Although Chik-fil-A is still a family favorite, it is fun to go out as a family without worrying about a meltdown or not finding something on a menu. We can just as easily visit a fancy steakhouse for a celebratory meal as we can to a sports bar to watch a game where the adults and kids sit at separate tables. While it would be a stretch to call all of my children “adventurous eaters,” they also don’t freak out (as much) if the chef accidentally puts the sauce on the noodles instead of the side.
It is also a joy to teach my kids family recipes or basic meals they can prepare on their own. Cooking with little kids used to stress me out, but, turns out, big kids actually can do dishes.
Although I don’t know many tweens/teens that seek out housework or chores, many are much more capable than we give them credit. When pushed or incentivized with a little cash, older kids can do all sorts of tasks ranging from cleaning and organizing to helping with a family business or errands. This past summer, my girls helped sell old collectibles on eBay to fund a new foosball table they wanted for the basement. They managed the entire process from taking photos and listing the items to packing and scheduling the shipping. I got the basement cleaned out, and they spent the profits.
Watching them grow their passions.
Gone are the days when I enrolled my daughters in a different activity each season. Instead, they spend hours practicing or rehearsing the things they love. I never thought at age three that one of my daughters would be passionate about the cello or traveling out of state playing soccer or creating clothing, but seeing them grow in their gifts is a joy I did not anticipate. It is exhausting getting them there, but a pleasure nonetheless.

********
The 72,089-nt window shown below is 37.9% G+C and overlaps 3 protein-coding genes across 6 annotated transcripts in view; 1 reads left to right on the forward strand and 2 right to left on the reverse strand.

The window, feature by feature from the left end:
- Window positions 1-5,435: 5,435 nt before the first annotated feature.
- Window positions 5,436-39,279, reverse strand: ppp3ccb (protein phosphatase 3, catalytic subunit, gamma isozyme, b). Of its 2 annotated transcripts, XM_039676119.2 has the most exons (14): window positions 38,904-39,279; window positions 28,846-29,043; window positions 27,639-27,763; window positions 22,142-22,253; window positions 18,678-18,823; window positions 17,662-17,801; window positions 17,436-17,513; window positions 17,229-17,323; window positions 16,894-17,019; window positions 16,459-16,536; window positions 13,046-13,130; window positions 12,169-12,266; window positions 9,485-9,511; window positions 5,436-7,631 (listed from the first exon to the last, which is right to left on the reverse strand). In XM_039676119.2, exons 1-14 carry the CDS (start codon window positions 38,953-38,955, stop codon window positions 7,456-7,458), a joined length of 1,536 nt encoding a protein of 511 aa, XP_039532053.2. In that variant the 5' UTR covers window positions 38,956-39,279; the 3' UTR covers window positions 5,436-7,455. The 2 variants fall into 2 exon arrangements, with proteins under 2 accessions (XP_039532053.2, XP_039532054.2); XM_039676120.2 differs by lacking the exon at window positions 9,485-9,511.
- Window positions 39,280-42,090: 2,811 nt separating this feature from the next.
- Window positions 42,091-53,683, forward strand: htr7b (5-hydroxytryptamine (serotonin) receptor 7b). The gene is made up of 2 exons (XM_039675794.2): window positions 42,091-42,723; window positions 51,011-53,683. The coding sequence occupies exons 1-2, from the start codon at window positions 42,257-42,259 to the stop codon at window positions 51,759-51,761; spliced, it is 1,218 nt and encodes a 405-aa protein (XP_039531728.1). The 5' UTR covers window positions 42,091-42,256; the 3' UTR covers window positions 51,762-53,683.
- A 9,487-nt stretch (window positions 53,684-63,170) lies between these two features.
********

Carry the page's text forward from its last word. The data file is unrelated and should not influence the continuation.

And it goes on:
While I miss the time when we were always under the same roof, the time when I was the center of their universe, I also enjoy some of the freedom I now have to explore my own passions – and I think my kids appreciate that as well. Having the time to chase my dreams inspires them to chase theirs. And on the nights that the house seems quiet because one daughter is at a friend’s house and another at a school event and another completing service hours for school, I relish the opportunity to reconnect with my husband, something which was put on the back-burner over the past decade.
The world tells us that tweens and teens are a burden and these years are the worst. Yes, the hormonal outbursts and eye-rolls and heads always pointed towards iPhones can be difficult; but I am, surprisingly, also loving this time with my older kids.
While challenging, I’ll keep choosing to celebrate their growth, instead of mourning the loss of their childhood.
Because although their shoes are now bigger than mine, I know they’re ready to run.
Whitney is a freelance writer, social media manager and blogger at Playdates on Fridays, where she discusses family, relationships and w(h)ine. She is an expert in carpool logistics, coffee and making to-go dinners for her family to eat in the minivan. She resides in the suburbs of Chicago with her three tween daughters, husband, and her dog that acts more like a cat, Jax. You can find her on Facebook, Twitter and Instagram.